All Words > Humectant

Wednesday, February 16

Humectant

[hyoo-MEK-tnt]

Part of speech: noun

Origin: Latin, 19th century

1.

A substance, especially a skin lotion or a food additive, used to reduce the loss of moisture.

Examples of Humectant in a sentence

"Wyatt’s tangled mane requires a heavy humectant."

"Shea butter is the main humectant in this lotion."

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About Humectant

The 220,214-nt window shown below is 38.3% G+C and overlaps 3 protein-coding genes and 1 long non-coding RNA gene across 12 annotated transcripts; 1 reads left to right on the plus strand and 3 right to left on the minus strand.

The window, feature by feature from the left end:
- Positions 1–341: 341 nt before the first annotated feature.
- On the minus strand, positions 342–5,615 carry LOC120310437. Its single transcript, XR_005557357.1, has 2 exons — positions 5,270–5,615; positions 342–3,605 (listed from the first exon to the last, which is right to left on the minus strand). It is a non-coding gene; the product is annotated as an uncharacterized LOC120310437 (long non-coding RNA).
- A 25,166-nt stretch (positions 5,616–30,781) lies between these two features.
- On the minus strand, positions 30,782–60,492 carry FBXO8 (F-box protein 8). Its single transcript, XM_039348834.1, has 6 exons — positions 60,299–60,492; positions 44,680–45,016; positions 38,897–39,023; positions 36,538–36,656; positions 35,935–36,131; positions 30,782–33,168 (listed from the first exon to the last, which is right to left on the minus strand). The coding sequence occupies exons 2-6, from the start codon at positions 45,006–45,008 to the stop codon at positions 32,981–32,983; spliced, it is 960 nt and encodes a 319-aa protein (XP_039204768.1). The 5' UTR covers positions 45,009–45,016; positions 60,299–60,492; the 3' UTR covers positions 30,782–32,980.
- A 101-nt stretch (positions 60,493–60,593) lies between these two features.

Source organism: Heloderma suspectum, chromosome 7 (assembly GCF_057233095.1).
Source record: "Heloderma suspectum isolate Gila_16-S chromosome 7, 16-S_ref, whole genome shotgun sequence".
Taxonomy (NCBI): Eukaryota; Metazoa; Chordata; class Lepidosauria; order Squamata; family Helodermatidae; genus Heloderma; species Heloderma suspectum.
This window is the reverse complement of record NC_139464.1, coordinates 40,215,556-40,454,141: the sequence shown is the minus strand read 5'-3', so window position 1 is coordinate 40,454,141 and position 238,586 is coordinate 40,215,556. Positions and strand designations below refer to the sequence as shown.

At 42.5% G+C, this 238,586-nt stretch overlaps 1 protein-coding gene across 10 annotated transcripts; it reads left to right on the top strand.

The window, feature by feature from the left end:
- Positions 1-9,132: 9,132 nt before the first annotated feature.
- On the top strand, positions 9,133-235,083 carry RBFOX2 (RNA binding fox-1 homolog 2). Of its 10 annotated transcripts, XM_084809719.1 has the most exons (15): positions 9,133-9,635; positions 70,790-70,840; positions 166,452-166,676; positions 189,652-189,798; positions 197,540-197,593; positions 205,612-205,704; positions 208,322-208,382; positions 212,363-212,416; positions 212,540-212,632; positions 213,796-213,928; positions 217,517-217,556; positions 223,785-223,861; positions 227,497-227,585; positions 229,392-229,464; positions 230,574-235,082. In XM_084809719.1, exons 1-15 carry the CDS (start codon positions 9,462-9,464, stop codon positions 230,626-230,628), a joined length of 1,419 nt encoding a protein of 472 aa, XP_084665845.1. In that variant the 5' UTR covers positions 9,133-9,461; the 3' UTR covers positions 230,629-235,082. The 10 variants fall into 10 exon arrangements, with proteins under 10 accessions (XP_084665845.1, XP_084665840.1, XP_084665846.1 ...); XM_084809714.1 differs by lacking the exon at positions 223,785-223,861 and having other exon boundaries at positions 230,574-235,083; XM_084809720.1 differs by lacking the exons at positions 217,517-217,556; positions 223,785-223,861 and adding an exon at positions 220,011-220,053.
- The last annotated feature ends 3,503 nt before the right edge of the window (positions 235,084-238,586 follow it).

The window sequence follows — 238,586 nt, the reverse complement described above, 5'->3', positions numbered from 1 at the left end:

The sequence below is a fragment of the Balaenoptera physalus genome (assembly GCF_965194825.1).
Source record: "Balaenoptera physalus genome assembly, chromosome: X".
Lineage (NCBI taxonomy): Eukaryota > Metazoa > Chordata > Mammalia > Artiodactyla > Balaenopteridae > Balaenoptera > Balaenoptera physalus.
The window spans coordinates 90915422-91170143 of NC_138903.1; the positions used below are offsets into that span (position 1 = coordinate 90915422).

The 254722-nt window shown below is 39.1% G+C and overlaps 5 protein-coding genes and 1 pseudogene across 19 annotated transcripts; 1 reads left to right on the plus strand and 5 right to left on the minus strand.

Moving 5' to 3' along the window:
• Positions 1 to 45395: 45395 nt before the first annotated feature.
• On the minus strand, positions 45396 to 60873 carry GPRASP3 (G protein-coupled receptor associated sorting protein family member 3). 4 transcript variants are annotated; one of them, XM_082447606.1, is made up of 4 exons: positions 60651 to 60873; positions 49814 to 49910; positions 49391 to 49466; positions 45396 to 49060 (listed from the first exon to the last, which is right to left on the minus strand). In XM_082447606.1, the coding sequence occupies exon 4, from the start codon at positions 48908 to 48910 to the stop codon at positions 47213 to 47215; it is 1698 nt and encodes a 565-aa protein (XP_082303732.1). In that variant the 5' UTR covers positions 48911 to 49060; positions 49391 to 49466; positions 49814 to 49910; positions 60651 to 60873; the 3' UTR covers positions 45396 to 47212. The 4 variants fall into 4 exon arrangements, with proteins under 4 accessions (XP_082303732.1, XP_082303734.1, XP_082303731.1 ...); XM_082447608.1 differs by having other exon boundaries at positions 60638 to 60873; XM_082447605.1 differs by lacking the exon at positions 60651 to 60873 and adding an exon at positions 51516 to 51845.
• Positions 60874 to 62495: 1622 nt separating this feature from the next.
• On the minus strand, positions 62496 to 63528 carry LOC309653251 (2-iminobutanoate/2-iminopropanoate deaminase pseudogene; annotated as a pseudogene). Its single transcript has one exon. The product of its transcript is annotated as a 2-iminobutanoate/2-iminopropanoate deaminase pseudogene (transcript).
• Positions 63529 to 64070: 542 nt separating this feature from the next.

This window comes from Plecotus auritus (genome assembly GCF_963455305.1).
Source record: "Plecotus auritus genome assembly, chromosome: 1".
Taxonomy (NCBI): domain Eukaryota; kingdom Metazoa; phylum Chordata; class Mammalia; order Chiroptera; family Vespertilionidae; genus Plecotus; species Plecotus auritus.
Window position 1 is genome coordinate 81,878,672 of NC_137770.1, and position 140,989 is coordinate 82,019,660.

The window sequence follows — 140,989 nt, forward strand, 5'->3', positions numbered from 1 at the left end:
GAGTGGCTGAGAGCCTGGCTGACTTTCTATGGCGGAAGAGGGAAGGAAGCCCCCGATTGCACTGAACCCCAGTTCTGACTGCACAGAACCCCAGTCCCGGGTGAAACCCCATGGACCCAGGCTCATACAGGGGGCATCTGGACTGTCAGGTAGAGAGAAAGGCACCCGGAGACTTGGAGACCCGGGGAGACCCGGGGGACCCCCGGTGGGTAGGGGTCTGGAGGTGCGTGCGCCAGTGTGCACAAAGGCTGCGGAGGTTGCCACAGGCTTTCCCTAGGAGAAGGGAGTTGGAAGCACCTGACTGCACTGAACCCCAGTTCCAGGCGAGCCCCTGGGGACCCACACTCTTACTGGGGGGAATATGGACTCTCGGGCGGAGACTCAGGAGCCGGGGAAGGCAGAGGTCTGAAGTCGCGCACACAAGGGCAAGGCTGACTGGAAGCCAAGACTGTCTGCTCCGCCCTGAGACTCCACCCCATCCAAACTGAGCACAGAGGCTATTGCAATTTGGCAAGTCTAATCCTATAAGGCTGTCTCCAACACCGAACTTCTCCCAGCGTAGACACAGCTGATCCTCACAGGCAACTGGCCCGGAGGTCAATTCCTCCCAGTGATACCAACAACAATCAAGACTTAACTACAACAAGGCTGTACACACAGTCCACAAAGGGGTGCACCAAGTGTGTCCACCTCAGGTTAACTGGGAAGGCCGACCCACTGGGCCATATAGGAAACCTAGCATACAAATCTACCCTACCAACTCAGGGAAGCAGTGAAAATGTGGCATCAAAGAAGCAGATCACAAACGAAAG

This word stems from the Latin verb “humectare.” This comes from “humectus,” meaning “moist, wet,” and from “humēre,” which means “to be moist.”

Did you Know?

Humectants are used in a wide range of products — everything from food and cosmetics to pesticides and pharmaceuticals. They can help food retain moisture and are sometimes used as a component of antistatic coatings for plastics. Humectants can also be used to counteract a dehydrating ingredient, such as soaps or alcohols, which is why hair conditioners, lip balms, eye creams, and skin cleansers tend to boast their ability to moisturize.

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